buildings, however, waqf can be in terms of books, agricultural machinery, cattle, shares and
stock as well as cash money.

From the definitions given, we can highlight the idea of waqf as an abstention of assets from
consumption in order to keep them available for repeated extraction of usufruct.

2.2. The history of Awqaf in Islam

According to Raissouni, (2001), waqf activity had begun in the life of Prophet Mohammad
PBUH when there was waqf for worship purpose, i.e. Quba’ mosque in Medina. Later on, it
is considered as the first religious waqf in Islam3. Beside religious waqf, there was also
charitable waqf which aimed to help the poor and for social purposes. For instance,
Mukhairiq (one of Prophet’s companions) gave his seven orchards in Medina as awqaf to
help the poor and the needy.

During the period of second Caliph i.e. Omar bin Khatab, the Islamic state developed and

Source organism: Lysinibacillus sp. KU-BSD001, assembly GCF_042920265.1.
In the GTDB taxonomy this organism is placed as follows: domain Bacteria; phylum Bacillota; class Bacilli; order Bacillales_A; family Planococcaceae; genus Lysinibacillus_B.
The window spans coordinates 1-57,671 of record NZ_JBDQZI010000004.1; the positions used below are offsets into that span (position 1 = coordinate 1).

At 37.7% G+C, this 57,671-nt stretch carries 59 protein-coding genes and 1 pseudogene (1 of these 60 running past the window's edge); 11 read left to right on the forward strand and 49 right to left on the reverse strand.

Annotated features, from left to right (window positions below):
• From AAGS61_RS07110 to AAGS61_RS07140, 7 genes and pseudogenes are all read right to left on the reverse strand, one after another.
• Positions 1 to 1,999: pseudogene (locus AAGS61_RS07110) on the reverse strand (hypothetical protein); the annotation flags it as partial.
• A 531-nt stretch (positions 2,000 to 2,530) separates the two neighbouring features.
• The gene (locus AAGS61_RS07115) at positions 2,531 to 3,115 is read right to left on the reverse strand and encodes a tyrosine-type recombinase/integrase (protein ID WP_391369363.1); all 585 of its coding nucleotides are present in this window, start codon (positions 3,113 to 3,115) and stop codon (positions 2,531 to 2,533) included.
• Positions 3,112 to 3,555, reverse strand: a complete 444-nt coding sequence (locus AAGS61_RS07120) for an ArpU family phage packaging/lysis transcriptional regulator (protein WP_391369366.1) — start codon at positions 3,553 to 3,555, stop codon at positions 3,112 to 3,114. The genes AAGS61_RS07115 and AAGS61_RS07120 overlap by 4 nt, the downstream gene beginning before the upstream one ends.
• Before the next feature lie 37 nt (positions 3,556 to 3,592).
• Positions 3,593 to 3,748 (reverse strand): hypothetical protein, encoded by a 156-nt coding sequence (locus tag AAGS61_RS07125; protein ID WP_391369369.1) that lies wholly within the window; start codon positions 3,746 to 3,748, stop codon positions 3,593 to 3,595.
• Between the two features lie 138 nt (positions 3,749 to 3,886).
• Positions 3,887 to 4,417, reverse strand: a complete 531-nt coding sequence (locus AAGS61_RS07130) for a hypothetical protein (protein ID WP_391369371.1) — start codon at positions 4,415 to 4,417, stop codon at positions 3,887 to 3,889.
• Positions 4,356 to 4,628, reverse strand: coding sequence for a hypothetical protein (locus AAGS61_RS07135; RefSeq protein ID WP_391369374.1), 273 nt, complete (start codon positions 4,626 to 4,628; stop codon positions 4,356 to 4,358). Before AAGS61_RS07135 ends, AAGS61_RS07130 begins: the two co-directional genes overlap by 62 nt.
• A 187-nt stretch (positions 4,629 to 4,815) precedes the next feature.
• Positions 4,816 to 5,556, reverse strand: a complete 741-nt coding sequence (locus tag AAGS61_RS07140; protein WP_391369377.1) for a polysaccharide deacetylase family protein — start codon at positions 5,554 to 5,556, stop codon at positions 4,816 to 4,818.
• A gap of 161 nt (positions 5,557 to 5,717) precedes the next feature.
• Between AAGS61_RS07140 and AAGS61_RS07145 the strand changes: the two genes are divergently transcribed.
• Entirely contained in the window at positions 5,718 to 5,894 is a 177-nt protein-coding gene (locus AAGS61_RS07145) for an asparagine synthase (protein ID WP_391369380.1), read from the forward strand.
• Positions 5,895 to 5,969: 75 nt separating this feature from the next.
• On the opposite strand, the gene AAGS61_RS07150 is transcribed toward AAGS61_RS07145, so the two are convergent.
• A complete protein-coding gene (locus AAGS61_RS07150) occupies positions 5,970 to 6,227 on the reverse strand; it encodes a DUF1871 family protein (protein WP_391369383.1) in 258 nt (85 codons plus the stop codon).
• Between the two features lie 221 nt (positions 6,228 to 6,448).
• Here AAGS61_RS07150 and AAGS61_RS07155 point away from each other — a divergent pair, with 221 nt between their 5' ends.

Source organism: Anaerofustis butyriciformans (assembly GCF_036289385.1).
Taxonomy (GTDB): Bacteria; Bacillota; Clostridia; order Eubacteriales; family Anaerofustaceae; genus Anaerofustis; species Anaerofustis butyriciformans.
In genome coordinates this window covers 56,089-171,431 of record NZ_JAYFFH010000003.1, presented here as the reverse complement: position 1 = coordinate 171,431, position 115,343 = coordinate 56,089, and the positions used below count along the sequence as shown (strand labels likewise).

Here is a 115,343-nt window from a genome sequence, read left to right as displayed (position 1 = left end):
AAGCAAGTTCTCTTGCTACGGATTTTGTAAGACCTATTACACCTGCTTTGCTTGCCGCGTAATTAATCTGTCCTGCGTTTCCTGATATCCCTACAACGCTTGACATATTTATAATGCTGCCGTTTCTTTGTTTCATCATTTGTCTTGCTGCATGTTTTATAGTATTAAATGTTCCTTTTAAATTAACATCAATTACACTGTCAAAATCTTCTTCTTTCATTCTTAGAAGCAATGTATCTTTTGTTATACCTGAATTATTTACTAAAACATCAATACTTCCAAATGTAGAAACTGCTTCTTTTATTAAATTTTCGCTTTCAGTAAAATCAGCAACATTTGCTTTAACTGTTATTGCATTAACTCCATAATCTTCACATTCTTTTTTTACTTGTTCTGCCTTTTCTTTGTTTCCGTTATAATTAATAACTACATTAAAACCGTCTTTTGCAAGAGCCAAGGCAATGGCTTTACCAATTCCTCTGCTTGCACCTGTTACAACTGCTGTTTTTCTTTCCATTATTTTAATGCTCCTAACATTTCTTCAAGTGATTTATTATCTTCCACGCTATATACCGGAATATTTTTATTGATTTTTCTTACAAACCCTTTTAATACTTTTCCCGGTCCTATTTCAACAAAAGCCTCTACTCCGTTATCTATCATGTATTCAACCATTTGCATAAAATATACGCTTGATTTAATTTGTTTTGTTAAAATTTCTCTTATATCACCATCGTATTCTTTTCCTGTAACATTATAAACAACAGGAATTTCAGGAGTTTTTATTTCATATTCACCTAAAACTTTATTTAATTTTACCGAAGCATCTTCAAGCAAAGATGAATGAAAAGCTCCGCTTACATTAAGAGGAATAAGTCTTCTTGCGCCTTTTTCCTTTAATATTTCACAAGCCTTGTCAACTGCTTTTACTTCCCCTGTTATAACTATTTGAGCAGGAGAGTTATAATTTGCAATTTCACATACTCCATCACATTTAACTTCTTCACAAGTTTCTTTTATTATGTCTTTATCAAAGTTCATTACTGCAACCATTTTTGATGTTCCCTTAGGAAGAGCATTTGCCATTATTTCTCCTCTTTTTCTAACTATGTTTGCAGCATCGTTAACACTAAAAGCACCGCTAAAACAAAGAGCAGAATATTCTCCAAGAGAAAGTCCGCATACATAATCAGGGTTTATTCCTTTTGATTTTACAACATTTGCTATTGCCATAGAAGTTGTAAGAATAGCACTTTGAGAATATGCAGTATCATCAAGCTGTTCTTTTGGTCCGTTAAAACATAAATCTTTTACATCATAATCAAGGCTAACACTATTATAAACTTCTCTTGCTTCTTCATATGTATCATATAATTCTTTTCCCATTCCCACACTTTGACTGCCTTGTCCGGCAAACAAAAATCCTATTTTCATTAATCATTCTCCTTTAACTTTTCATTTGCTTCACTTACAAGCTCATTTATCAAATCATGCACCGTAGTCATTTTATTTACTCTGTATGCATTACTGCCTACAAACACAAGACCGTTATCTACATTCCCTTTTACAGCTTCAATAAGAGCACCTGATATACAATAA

extended awqaf activities. Further, waqf activities had achieved it’s highest stages during the
Ottoman Empire4 . Additionally, in the early of seventh century, mosques and religious
education were the largest form of waqf and voluntary contributions.

Throughout the time, waqf had a significant role in the development of Muslim’s societies,
especially in social and economic aspects. Raissouni (2001) reveals that Islamic awqaf had a
substantial contribution to the promotion of mutual support and solidarity among Muslim
individuals and institutions, as well as the social and economic development. In fact, awqaf
were the richest charities institutions. For instance, in Egypt awqaf were owned around 24%
from total agriculture lands (Kahf, 1992). In addition, Raissouni (2001) portrays that awqaf
institutions in many Islamic countries were exclusively limited to mosques and some related
facilities to them, and shrank in social welfare, cultural activity and educational development

3
There is different opinion regarding the first waqf in Islam among scholars. Some consider that the
first waqf was by Omar bin Khattab, when he gave a piece of his land in Khaibar. However, it will be a
subject of waqf history.
4
Ottoman Empire (Ottoman Turkish) existed from 1299 to 1922

3
Moreover, during the nineteenth century in the colonial time, awqaf management was
subjected to colonial system. Later, after the independence of Islamic countries which most
of the leaders were secular, as a consequence of that awqaf properties were adding to public